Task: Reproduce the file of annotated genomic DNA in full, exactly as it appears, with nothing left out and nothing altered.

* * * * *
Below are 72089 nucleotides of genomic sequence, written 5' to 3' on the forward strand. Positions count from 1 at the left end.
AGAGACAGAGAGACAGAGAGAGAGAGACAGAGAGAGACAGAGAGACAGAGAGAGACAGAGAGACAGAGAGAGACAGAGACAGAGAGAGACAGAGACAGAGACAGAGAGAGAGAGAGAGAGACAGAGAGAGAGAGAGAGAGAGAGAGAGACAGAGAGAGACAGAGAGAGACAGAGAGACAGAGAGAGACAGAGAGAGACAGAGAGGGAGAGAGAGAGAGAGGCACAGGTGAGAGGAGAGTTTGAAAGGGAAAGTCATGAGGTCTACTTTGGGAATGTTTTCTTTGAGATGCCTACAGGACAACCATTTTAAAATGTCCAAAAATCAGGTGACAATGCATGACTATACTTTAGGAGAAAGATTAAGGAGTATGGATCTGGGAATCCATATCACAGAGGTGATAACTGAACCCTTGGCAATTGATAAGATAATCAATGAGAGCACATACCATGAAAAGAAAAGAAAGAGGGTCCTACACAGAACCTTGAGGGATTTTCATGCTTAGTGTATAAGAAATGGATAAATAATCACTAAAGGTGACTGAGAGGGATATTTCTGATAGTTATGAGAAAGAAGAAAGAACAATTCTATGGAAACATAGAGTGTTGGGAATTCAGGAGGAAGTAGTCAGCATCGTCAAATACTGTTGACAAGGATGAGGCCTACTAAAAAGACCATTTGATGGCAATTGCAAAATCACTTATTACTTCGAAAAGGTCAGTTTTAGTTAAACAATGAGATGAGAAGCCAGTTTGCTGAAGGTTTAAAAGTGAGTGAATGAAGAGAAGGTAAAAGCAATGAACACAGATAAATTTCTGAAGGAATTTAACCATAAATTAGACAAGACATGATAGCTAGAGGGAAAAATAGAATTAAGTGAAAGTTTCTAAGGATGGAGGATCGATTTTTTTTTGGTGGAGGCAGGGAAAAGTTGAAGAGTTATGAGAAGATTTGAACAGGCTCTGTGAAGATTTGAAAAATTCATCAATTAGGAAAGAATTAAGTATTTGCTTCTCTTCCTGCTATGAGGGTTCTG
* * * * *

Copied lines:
Below are 72089 nucleotides of genomic sequence, written 5' to 3' on the forward strand. Positions count from 1 at the left end.
AGAGACAGAGAGACAGAGAGAGAGAGACAGAGAGAGACAGAGAGACAGAGAGAGACAGAGAGACAGAGAGAGACAGAGACAGAGAGAGACAGAGACAGAGACAGAGAGAGAGAGAGAGAGACAGAGAGAGAGAGAGAGAGAGAGAGAGACAGAGAGAGACAGAGAGAGACAGAGAGACAGAGAGAGACAGAGAGAGACAGAGAGGGAGAGAGAGAGAGAGGCACAGGTGAGAGGAGAGTTTGAAAGGGAAAGTCATGAGGTCTACTTTGGGAATGTTTTCTTTGAGATGCCTACAGGACAACCATTTTAAAATGTCCAAAAATCAGGTGACAATGCATGACTATACTTTAGGAGAAAGATTAAGGAGTATGGATCTGGGAATCCATATCACAGAGGTGATAACTGAACCCTTGGCAATTGATAAGATAATCAATGAGAGCACATACCATGAAAAGAAAAGAAAGAGGGTCCTACACAGAACCTTGAGGGATTTTCATGCTTAGTGTATAAGAAATGGATAAATAATCACTAAAGGTGACTGAGAGGGATATTTCTGATAGTTATGAGAAAGAAGAAAGAACAATTCTATGGAAACATAGAGTGTTGGGAATTCAGGAGGAAGTAGTCAGCATCGTCAAATACTGTTGACAAGGATGAGGCCTACTAAAAAGACCATTTGATGGCAATTGCAAAATCACTTATTACTTCGAAAAGGTCAGTTTTAGTTAAACAATGAGATGAGAAGCCAGTTTGCTGAAGGTTTAAAAGTGAGTGAATGAAGAGAAGGTAAAAGCAATGAACACAGATAAATTTCTGAAGGAATTTAACCATAAATTAGACAAGACATGATAGCTAGAGGGAAAAATAGAATTAAGTGAAAGTTTCTAAGGATGGAGGATCGATTTTTTTTTGGTGGAGGCAGGGAAAAGTTGAAGAGTTATGAGAAGATTTGAACAGGCTCTGTGAAGATTTGAAAAATTCATCAATTAGGAAAGAATTAAGTATTTGCTTCTCTTCCTGCTATGAGGGTTCTG